Heaving modes in the world oceans
Huang, Rui Xin
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KeywordAdiabatic motions; Heaving; Subtropical and subpolar gyres; Southern oceans; Baroclinic modes of heating content anomaly; Wind-driven circulation; Climate variability of heat content
Part of climate changes on decadal time scales can be interpreted as the result of adiabatic motions associated with the adjustment of wind-driven circulation, i.e., the heaving of the isopycnal surfaces. Heat content changes in the ocean, including hiatus of global surface temperature and other phenomena, can be interpreted in terms of heaving associated with adjustment of wind-driven circulation induced by decadal variability of wind. A simple reduced gravity model is used to examine the consequence of adiabatic adjustment of the wind-driven circulation. Decadal changes in wind stress forcing can induce three-dimensional redistribution of warm water in the upper ocean. In particular, wind stress change can generate baroclinic modes of heat content anomaly in the vertical direction; in fact, changes in stratification observed in the ocean may be induced by wind stress change at local or in the remote parts of the world oceans. Intensification of the equatorial easterly can induce cooling in the upper layer and warming in the subsurface layer. The combination of this kind of heat content anomaly with the general trend of warming of the whole water column under the increasing greenhouse effect may offer an explanation for the hiatus of global surface temperature and the accelerating subsurface warming over the past 10–15 years. Furthermore, the meridional transport of warm water in the upper ocean can lead to sizeable transient meridional overturning circulation, poleward heat flux and vertical heat flux. Thus, heaving plays a key role in the oceanic circulation and climate.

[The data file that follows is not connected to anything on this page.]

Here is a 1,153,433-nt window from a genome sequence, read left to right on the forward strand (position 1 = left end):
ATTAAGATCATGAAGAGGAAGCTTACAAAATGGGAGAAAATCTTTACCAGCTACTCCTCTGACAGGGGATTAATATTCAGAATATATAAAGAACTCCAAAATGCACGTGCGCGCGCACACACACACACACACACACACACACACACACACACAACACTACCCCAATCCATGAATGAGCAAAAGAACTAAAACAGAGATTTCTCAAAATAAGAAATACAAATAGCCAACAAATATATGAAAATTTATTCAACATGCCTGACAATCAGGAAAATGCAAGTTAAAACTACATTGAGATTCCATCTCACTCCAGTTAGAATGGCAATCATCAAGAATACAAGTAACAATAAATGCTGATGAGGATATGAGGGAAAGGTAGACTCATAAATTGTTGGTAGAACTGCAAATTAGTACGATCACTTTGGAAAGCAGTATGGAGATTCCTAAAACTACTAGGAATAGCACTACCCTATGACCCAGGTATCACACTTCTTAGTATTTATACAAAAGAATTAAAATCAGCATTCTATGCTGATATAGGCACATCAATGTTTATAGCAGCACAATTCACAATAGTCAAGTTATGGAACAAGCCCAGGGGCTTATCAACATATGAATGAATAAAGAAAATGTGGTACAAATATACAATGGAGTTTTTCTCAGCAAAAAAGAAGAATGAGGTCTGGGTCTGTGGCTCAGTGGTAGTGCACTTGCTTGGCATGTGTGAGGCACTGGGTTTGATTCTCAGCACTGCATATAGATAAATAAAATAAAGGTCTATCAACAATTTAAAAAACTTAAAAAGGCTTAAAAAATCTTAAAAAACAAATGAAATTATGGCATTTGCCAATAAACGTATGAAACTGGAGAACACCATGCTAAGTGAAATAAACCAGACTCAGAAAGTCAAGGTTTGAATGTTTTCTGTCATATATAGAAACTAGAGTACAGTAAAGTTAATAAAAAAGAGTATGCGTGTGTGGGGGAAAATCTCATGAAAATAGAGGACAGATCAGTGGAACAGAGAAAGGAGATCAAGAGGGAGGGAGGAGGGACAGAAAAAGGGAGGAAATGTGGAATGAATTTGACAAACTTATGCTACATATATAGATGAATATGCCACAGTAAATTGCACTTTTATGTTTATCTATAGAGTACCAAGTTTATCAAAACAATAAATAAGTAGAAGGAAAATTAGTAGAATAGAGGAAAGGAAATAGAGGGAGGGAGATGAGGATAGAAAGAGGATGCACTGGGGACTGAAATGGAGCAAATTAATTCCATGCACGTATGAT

© The Author(s), 2015. This article is distributed under the terms of the Creative Commons Attribution License. The definitive version was published in Climate Dynamics 45 (2015): 3563-3591, doi:10.1007/s00382-015-2557-6.
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